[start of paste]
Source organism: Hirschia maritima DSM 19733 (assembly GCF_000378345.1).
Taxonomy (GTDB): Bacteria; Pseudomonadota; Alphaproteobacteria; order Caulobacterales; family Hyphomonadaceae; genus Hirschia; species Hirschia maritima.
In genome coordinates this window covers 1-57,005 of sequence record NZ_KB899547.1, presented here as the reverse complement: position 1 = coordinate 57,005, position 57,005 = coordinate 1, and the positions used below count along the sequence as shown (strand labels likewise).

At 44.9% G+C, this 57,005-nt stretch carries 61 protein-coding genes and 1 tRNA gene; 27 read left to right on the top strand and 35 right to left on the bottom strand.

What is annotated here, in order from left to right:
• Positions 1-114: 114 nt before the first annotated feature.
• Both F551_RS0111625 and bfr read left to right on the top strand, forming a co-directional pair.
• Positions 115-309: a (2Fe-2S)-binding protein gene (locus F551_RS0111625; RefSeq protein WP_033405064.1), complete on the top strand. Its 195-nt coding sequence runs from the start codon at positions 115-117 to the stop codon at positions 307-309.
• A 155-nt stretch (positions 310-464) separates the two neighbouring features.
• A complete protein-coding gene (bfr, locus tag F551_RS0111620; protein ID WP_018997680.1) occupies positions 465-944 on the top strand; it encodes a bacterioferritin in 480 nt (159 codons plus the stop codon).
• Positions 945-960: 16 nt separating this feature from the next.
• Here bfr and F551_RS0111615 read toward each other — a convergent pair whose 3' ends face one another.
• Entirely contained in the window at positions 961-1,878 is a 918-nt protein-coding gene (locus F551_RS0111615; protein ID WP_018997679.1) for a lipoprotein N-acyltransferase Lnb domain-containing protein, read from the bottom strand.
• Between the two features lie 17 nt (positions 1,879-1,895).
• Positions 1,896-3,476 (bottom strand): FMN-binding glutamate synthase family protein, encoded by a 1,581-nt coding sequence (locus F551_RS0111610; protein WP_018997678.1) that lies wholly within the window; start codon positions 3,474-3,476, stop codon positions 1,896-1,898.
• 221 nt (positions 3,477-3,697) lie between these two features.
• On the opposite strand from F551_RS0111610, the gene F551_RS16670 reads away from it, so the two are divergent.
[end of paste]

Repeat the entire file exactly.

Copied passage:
Source organism: Hirschia maritima DSM 19733 (assembly GCF_000378345.1).
Taxonomy (GTDB): Bacteria; Pseudomonadota; Alphaproteobacteria; order Caulobacterales; family Hyphomonadaceae; genus Hirschia; species Hirschia maritima.
In genome coordinates this window covers 1-57,005 of sequence record NZ_KB899547.1, presented here as the reverse complement: position 1 = coordinate 57,005, position 57,005 = coordinate 1, and the positions used below count along the sequence as shown (strand labels likewise).

At 44.9% G+C, this 57,005-nt stretch carries 61 protein-coding genes and 1 tRNA gene; 27 read left to right on the top strand and 35 right to left on the bottom strand.

What is annotated here, in order from left to right:
• Positions 1-114: 114 nt before the first annotated feature.
• Both F551_RS0111625 and bfr read left to right on the top strand, forming a co-directional pair.
• Positions 115-309: a (2Fe-2S)-binding protein gene (locus F551_RS0111625; RefSeq protein WP_033405064.1), complete on the top strand. Its 195-nt coding sequence runs from the start codon at positions 115-117 to the stop codon at positions 307-309.
• A 155-nt stretch (positions 310-464) separates the two neighbouring features.
• A complete protein-coding gene (bfr, locus tag F551_RS0111620; protein ID WP_018997680.1) occupies positions 465-944 on the top strand; it encodes a bacterioferritin in 480 nt (159 codons plus the stop codon).
• Positions 945-960: 16 nt separating this feature from the next.
• Here bfr and F551_RS0111615 read toward each other — a convergent pair whose 3' ends face one another.
• Entirely contained in the window at positions 961-1,878 is a 918-nt protein-coding gene (locus F551_RS0111615; protein ID WP_018997679.1) for a lipoprotein N-acyltransferase Lnb domain-containing protein, read from the bottom strand.
• Between the two features lie 17 nt (positions 1,879-1,895).
• Positions 1,896-3,476 (bottom strand): FMN-binding glutamate synthase family protein, encoded by a 1,581-nt coding sequence (locus F551_RS0111610; protein WP_018997678.1) that lies wholly within the window; start codon positions 3,474-3,476, stop codon positions 1,896-1,898.
• 221 nt (positions 3,477-3,697) lie between these two features.
• On the opposite strand from F551_RS0111610, the gene F551_RS16670 reads away from it, so the two are divergent.